April 2022

Capturing a safari

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Capturing a safari

Joffers McCormick
By Joffers McCormick
Field Guide

What does capturing a safari mean to me? To capture a safari is something truly unique and something very special. One thing I have always said is that it is close to impossible to share the feeling that you get when you are in the open air on a game drive and taking in all of Nature’s beauty around you.

This is something that gets all of your senses going into overload and can be fairly overwhelming. You can always tell somebody what the safari is like and what magical experiences you may have had but it is a feeling that one gets when being on a drive or walk that makes you feel as though you have been engulfed by Nature and have a real sense of belonging.

There are so many ways for us to become one with Nature and all it has to offer. For me one of the best ways to do this is to take a walk and take note of the smaller aspects that make up the bigger picture. I find Nature to be like a puzzle in the sense that all aspects, big and small, play a crucial role in the circle of life out here in the true African wilderness and how everything works in conjunction with one another to make up the bigger picture.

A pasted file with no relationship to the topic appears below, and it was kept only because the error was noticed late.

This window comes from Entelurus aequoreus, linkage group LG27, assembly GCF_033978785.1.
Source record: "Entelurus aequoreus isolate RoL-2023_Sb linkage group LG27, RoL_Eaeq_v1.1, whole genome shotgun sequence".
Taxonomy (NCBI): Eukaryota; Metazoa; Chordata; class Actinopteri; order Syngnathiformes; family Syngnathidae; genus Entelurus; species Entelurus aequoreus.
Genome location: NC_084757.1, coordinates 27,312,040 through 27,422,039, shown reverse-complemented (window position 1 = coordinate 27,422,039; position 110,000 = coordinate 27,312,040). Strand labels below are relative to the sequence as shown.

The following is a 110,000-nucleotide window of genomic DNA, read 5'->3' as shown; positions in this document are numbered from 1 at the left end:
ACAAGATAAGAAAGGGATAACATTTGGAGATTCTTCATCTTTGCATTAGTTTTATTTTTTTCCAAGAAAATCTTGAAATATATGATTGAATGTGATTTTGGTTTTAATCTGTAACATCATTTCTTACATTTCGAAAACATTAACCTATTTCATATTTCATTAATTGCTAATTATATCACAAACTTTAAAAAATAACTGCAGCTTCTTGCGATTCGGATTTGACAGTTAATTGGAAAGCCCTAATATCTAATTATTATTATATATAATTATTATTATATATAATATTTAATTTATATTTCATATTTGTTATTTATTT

In this day and age, we are very fortunate with the fact that we are able to photograph and video the special moments we get to experience on safari. With so many people taking a keen interest in wildlife photography, this is a great way to not only share unique experiences but also a way of spreading the word for conservation and the importance of the environment.

I have always thought that guides should take up photography as we get to see and experience the amazing interactions that take place on a daily basis. By the guides taking photos and posting them, it allows for those all around the world to have a little bit of Nature’s happiness and keep up to date regarding the animal interactions and movements that so many are interested in.

During the tough few months of lockdown when nobody was travelling and everyone was cooped up in their homes, I believe it is safe to say that this was something that kept people close to Nature and allowed for the mind to have a bit of a break and remember what a beautiful world it is that we live in and the uniqueness that Africa holds.